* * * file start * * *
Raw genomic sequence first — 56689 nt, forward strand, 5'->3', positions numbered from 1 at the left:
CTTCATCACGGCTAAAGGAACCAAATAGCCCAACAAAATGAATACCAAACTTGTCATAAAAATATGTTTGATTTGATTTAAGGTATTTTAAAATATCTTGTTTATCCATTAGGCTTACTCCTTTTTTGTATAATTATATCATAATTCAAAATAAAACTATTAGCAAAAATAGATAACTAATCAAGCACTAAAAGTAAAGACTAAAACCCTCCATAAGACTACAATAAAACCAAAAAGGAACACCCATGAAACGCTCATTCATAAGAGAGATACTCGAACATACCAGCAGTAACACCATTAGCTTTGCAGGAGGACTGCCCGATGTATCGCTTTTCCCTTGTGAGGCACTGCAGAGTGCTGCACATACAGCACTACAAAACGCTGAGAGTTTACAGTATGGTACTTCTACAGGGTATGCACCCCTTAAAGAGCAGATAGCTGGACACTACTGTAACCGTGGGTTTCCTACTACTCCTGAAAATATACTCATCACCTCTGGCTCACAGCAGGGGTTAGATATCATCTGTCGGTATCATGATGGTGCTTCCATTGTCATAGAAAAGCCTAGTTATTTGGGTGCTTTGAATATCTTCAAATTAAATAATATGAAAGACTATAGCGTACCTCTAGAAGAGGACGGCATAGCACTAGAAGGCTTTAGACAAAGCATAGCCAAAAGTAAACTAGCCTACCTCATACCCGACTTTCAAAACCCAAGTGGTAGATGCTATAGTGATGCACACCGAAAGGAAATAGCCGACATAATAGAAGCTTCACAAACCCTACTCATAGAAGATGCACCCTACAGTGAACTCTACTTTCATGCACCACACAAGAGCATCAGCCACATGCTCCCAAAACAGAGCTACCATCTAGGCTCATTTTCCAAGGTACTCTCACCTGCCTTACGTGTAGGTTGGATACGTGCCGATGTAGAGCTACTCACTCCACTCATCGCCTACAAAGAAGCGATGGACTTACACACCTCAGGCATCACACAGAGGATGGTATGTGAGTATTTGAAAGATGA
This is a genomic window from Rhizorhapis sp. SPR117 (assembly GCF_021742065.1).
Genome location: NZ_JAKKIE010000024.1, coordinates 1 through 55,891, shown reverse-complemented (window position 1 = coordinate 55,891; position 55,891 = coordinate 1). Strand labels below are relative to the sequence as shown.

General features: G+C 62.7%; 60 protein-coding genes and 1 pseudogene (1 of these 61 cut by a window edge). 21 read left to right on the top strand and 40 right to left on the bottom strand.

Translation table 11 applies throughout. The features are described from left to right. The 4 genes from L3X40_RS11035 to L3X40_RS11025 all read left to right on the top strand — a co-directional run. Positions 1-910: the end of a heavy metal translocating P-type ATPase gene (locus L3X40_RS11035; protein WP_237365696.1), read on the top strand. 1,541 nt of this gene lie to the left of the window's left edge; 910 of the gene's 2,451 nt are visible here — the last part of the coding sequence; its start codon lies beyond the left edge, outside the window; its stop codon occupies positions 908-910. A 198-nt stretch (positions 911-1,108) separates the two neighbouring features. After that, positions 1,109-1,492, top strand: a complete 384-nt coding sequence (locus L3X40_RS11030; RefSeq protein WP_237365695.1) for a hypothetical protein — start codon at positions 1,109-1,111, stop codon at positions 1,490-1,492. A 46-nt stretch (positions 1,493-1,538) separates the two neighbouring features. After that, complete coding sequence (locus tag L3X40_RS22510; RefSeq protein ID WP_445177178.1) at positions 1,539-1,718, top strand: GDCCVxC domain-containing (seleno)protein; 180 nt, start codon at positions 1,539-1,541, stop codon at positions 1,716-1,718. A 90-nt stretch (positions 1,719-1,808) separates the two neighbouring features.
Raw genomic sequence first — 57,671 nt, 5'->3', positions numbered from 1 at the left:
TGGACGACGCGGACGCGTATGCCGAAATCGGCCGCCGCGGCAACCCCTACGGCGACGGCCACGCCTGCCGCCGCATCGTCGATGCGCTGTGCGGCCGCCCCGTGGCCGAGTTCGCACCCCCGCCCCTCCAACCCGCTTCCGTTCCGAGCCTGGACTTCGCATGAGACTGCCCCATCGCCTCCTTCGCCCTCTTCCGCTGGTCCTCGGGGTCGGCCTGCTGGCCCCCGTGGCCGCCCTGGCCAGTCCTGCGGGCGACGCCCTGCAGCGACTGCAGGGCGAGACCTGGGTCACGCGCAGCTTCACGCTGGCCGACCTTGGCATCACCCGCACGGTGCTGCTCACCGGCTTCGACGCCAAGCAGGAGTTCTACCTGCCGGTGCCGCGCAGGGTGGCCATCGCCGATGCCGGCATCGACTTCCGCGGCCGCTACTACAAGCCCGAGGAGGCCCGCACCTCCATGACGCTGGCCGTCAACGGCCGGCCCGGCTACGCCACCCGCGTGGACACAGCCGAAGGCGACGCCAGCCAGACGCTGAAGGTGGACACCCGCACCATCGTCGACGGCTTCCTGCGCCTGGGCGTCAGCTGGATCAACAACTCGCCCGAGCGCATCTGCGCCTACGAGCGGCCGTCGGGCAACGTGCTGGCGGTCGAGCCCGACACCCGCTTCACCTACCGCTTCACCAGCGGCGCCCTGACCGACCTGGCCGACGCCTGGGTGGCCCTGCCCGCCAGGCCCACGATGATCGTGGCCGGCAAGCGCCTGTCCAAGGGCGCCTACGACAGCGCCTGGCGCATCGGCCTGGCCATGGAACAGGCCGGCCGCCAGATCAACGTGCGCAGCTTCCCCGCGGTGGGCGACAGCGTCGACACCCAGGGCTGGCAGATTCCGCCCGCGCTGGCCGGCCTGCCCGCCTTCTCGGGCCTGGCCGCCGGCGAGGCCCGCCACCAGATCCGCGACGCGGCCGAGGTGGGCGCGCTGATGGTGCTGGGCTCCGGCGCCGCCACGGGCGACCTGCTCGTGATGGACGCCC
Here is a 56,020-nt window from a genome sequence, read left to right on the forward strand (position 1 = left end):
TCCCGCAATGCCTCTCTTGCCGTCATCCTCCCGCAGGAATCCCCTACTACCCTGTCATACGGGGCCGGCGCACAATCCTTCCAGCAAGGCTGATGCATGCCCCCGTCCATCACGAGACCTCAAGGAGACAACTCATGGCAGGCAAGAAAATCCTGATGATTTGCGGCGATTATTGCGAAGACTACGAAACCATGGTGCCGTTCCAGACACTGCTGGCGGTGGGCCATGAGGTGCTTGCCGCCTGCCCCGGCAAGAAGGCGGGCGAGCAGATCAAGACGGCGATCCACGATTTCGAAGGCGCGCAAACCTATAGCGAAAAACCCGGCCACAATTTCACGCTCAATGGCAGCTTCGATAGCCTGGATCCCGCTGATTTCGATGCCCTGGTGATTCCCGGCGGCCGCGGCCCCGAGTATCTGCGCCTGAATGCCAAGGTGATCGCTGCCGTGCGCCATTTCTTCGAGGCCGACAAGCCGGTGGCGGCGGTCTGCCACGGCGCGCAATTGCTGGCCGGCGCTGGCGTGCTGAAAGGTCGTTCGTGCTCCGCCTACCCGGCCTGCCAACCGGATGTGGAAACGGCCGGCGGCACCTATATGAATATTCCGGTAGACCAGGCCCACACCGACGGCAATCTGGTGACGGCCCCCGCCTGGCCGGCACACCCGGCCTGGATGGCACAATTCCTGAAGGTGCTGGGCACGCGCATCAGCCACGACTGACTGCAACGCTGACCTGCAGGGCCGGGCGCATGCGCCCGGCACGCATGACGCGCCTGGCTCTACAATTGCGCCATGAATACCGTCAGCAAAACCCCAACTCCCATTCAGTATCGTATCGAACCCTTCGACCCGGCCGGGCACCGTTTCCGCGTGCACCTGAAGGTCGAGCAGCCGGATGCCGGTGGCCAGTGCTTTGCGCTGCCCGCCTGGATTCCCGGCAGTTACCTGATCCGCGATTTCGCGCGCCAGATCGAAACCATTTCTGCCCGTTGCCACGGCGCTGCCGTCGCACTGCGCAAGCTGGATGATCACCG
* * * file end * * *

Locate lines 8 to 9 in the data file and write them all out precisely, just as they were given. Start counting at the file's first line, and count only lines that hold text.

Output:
TGGACGACGCGGACGCGTATGCCGAAATCGGCCGCCGCGGCAACCCCTACGGCGACGGCCACGCCTGCCGCCGCATCGTCGATGCGCTGTGCGGCCGCCCCGTGGCCGAGTTCGCACCCCCGCCCCTCCAACCCGCTTCCGTTCCGAGCCTGGACTTCGCATGAGACTGCCCCATCGCCTCCTTCGCCCTCTTCCGCTGGTCCTCGGGGTCGGCCTGCTGGCCCCCGTGGCCGCCCTGGCCAGTCCTGCGGGCGACGCCCTGCAGCGACTGCAGGGCGAGACCTGGGTCACGCGCAGCTTCACGCTGGCCGACCTTGGCATCACCCGCACGGTGCTGCTCACCGGCTTCGACGCCAAGCAGGAGTTCTACCTGCCGGTGCCGCGCAGGGTGGCCATCGCCGATGCCGGCATCGACTTCCGCGGCCGCTACTACAAGCCCGAGGAGGCCCGCACCTCCATGACGCTGGCCGTCAACGGCCGGCCCGGCTACGCCACCCGCGTGGACACAGCCGAAGGCGACGCCAGCCAGACGCTGAAGGTGGACACCCGCACCATCGTCGACGGCTTCCTGCGCCTGGGCGTCAGCTGGATCAACAACTCGCCCGAGCGCATCTGCGCCTACGAGCGGCCGTCGGGCAACGTGCTGGCGGTCGAGCCCGACACCCGCTTCACCTACCGCTTCACCAGCGGCGCCCTGACCGACCTGGCCGACGCCTGGGTGGCCCTGCCCGCCAGGCCCACGATGATCGTGGCCGGCAAGCGCCTGTCCAAGGGCGCCTACGACAGCGCCTGGCGCATCGGCCTGGCCATGGAACAGGCCGGCCGCCAGATCAACGTGCGCAGCTTCCCCGCGGTGGGCGACAGCGTCGACACCCAGGGCTGGCAGATTCCGCCCGCGCTGGCCGGCCTGCCCGCCTTCTCGGGCCTGGCCGCCGGCGAGGCCCGCCACCAGATCCGCGACGCGGCCGAGGTGGGCGCGCTGATGGTGCTGGGCTCCGGCGCCGCCACGGGCGACCTGCTCGTGATGGACGCCC
Here is a 56,020-nt window from a genome sequence, read left to right on the forward strand (position 1 = left end):